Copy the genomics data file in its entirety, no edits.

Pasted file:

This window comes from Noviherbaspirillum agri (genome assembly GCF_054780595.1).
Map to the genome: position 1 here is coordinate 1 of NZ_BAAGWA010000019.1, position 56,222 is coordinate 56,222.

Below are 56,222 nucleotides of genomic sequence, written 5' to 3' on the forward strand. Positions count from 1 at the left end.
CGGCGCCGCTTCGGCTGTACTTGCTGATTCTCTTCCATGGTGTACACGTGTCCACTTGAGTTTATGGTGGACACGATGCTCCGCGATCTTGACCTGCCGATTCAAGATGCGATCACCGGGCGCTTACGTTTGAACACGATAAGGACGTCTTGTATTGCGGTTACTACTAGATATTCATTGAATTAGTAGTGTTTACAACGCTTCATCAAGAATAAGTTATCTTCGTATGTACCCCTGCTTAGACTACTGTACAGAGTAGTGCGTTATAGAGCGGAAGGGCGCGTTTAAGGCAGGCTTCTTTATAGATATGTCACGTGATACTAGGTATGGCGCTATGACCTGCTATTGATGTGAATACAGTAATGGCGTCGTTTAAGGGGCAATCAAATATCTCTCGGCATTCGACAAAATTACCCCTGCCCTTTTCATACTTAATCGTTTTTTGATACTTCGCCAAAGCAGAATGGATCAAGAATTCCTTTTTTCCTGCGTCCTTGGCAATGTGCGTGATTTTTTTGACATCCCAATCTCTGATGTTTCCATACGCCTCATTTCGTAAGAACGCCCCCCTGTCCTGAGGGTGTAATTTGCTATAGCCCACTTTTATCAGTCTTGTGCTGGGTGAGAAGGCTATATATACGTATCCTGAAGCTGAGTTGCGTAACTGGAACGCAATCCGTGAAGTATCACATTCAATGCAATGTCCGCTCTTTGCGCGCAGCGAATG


This window comes from Noviherbaspirillum agri (genome assembly GCF_054780595.1).
Map to the genome: position 1 here is coordinate 1 of NZ_BAAGWA010000019.1, position 56,222 is coordinate 56,222.

Below are 56,222 nucleotides of genomic sequence, written 5' to 3' on the forward strand. Positions count from 1 at the left end.
CGGCGCCGCTTCGGCTGTACTTGCTGATTCTCTTCCATGGTGTACACGTGTCCACTTGAGTTTATGGTGGACACGATGCTCCGCGATCTTGACCTGCCGATTCAAGATGCGATCACCGGGCGCTTACGTTTGAACACGATAAGGACGTCTTGTATTGCGGTTACTACTAGATATTCATTGAATTAGTAGTGTTTACAACGCTTCATCAAGAATAAGTTATCTTCGTATGTACCCCTGCTTAGACTACTGTACAGAGTAGTGCGTTATAGAGCGGAAGGGCGCGTTTAAGGCAGGCTTCTTTATAGATATGTCACGTGATACTAGGTATGGCGCTATGACCTGCTATTGATGTGAATACAGTAATGGCGTCGTTTAAGGGGCAATCAAATATCTCTCGGCATTCGACAAAATTACCCCTGCCCTTTTCATACTTAATCGTTTTTTGATACTTCGCCAAAGCAGAATGGATCAAGAATTCCTTTTTTCCTGCGTCCTTGGCAATGTGCGTGATTTTTTTGACATCCCAATCTCTGATGTTTCCATACGCCTCATTTCGTAAGAACGCCCCCCTGTCCTGAGGGTGTAATTTGCTATAGCCCACTTTTATCAGTCTTGTGCTGGGTGAGAAGGCTATATATACGTATCCTGAAGCTGAGTTGCGTAACTGGAACGCAATCCGTGAAGTATCACATTCAATGCAATGTCCGCTCTTTGCGCGCAGCGAATG